Byblos Bank/AUB Consumer Confidence Index shows slight improvement in Q4 2017.
The results show that the Index increased by 3.2 per cent in October from the preceding month, grew by 10.9 per cent in November and declined by 3.1 per cent in December 2017. Further, the Index averaged 61.8 in the fourth quarter of 2017 and increased by 5.9 per cent from 58.4 in the third quarter of the year.
In addition, the Byblos Bank/AUB Present Situation Index averaged 60 in the fourth quarter of 2017 and improved by 6.2 per cent from the preceding quarter, while the Byblos Bank/AUB Expectations Index averaged 63.1 and grew by 5.7 per cent from the third quarter of 2017. However, the average monthly score of the Index in the fourth quarter of 2017 was 41.6 per cent lower than the quarterly peak score of 105.8 registered in the fourth quarter of 2008, and remained 36 per cent below the annual peak score of 96.7 reached in full year 2009.
"The sudden resignation of Prime Minster Saad Hariri in early November was the main event that affected household sentiment in the fourth quarter of the year. The shock resignation triggered a political crisis that reverberated across Lebanon, as a massive flow of rumours about the circumstances and consequences of the resignation had a negative impact on the sentiment in the first three weeks of the month and risked a significant slide in the Index," said Nassib Ghobril, Chief Economist and Head of the Economic Research and Analysis Department at Byblos Bank Group.
He added that the resolution of the crisis towards the end of November 2017, as well as Lebanon's renewed commitment to the "dissociation policy" from regional conflicts, eased the political crisis and economic uncertainties that prevailed during most the month. As such, the Present Situation Index increased by nearly 13 per cent and the Expectations Index improved by 10 per cent in November, the highest increase for both indices since last June. Given that the Byblos Bank/AUB Consumer Confidence Index's survey takes place at the end of each month, the November results captured the sentiment registered during the resolution of the crisis, rather than at the height of the rumours and uncertainties.
Ghobril went on to add that, ''consumer confidence in Lebanon has proven historically to be very sensitive to political and security developments, whether they are positive or negative. This trend was evident in the covered quarter, as the withdrawal of Prime Minister Hariri's resignation and the resumption of the proper functioning of the government were the key factors for the improvement in household sentiment during the fourth quarter of 2017.''
Despite the resolution of the political crisis, the results of the Index's survey continued to reflect the prevailing scepticism of Lebanese households, as only 11.1 per cent of the Lebanese polled in the fourth quarter of 2017 expected their financial condition to improve in the coming six months, while 62.9 per cent of respondents believed that their financial situation will deteriorate and 23.1 per cent forecast their financial condition to remain the same over the covered period of time. In addition, 9 per cent of the Lebanese surveyed in December 2017 expected business conditions in Lebanon to improve in the coming six months, while 67.3 per cent of respondents anticipated business conditions to deteriorate, relative to 67.5 per cent in October and 67.2 per cent in November 2017.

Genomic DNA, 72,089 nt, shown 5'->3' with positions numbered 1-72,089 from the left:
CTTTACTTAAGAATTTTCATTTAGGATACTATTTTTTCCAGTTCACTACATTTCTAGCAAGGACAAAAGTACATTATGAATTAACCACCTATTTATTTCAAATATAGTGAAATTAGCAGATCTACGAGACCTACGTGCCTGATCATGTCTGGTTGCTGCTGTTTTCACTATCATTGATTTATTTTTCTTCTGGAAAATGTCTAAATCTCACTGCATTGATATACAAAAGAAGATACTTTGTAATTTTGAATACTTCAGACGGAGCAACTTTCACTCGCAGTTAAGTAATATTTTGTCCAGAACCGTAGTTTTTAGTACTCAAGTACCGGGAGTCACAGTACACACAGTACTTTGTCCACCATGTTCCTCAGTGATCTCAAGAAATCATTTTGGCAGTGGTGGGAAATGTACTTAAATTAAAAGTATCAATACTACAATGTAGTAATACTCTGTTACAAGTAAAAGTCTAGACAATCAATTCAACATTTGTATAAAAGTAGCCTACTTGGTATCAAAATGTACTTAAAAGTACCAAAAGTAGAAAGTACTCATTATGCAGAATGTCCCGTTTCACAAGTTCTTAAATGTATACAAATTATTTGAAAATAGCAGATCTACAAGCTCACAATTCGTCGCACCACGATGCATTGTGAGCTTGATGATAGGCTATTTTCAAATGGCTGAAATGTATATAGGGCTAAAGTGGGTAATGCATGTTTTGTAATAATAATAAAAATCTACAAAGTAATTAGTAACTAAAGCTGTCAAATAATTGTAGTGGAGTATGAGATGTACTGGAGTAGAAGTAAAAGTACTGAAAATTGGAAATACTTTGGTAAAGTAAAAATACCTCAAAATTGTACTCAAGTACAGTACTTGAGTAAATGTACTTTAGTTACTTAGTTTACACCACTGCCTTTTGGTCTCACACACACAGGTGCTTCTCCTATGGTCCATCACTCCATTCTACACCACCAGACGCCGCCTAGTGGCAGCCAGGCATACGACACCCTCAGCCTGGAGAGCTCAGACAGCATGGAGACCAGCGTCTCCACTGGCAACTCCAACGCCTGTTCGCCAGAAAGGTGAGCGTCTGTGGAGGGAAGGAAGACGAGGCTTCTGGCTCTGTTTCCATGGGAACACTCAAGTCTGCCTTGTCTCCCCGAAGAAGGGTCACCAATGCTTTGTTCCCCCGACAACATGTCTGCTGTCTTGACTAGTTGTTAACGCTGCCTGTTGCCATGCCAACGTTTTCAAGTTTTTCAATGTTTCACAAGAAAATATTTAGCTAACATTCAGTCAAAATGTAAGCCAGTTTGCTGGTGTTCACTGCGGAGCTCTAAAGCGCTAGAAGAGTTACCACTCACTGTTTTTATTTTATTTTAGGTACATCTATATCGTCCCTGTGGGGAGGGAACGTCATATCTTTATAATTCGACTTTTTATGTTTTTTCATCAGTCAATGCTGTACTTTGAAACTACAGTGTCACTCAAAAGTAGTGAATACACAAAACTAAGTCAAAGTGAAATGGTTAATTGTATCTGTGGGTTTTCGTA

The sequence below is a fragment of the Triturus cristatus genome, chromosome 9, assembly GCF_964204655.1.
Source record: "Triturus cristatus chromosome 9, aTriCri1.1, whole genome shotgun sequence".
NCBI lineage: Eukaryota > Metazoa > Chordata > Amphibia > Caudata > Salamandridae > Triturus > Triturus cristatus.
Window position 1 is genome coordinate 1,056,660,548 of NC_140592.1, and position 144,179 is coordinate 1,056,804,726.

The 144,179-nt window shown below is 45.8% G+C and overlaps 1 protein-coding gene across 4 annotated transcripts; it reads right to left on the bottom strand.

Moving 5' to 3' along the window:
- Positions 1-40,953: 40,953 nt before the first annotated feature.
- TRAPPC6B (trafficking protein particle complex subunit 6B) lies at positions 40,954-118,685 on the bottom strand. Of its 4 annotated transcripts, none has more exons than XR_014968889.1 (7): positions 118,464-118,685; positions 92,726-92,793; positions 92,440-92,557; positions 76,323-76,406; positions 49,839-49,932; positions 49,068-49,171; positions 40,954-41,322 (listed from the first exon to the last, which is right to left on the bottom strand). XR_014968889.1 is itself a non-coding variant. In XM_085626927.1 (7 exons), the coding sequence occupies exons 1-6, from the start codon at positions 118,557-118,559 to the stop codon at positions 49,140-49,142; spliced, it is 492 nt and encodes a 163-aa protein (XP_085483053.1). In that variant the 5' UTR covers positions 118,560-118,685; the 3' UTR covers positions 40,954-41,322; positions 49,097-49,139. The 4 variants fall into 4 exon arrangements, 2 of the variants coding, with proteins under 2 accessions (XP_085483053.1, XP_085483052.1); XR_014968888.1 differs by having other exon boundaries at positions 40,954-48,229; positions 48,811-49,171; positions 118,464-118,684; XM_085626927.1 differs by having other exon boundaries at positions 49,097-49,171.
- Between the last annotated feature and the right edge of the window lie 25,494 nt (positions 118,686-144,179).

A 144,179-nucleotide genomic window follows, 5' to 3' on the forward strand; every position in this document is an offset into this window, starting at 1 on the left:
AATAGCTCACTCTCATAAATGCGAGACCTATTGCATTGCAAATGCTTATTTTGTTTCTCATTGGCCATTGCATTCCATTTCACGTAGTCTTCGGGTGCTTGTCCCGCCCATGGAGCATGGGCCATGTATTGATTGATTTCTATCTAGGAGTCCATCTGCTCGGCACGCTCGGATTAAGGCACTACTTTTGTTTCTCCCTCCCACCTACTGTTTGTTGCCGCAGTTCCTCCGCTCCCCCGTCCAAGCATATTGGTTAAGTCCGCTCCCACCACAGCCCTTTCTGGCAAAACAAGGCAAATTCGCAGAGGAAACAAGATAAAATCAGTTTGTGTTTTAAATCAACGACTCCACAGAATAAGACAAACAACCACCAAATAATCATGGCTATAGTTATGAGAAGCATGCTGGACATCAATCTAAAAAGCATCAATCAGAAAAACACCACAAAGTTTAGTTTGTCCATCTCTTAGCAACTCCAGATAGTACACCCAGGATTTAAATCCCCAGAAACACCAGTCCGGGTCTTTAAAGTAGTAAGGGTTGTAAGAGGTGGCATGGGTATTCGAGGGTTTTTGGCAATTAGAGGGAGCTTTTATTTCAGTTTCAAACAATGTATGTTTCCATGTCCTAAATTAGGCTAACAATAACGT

The results of the Byblos Bank/AUB Consumer Confidence Index for the fourth quarter of 2017 show that male consumers had a higher level of confidence than their female counterparts, and consumers in the 40 to 49-year-old bracket posted the highest confidence level relative to citizens in other age brackets during the covered quarter.
Households with an income of $2,500 or more per month continued to be more confident than those earning less. Moreover, public sector employees were more optimistic than the self-employed, students, private sector employees, housewives and the unemployed in the fourth quarter. In addition, consumers in Mount Lebanon posted the highest confidence level across administrative districts or mohafaza, followed by consumers in the North, Beirut, the South and the Bekaa, while Druze consumers had a higher level of confidence than Christian, Sunni and Shiite consumers.
The Byblos Bank/AUB Consumer Confidence Index is a measure of the sentiment and expectations of Lebanese consumers toward the economy and their own financial situation. The Index is compiled, implemented and analysed in line with international best practises and according to criteria from leading consumer confidence indices worldwide. It is composed of two sub-indices, the Byblos Bank/AUB Present Situation Index and the Byblos Bank/AUB Expectations Index. The first sub-index covers the current economic and financial conditions of Lebanese consumers, and the second one addresses their outlook over the coming six months.
In addition, the data segregates the Index based on age, gender, income, profession, administrative district, and religious affiliation. The Byblos Bank Economic Research and Analysis Department has been calculating the Index on a monthly basis since July 2007, with January 2009 as its base month. The Index is based on a face-to-face monthly survey of a nationally representative sample of 1,200 males and females living throughout Lebanon. The monthly field survey is conducted by Statistics Lebanon Ltd, a market research and opinion-polling firm.
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|Date:||Feb 8, 2018|
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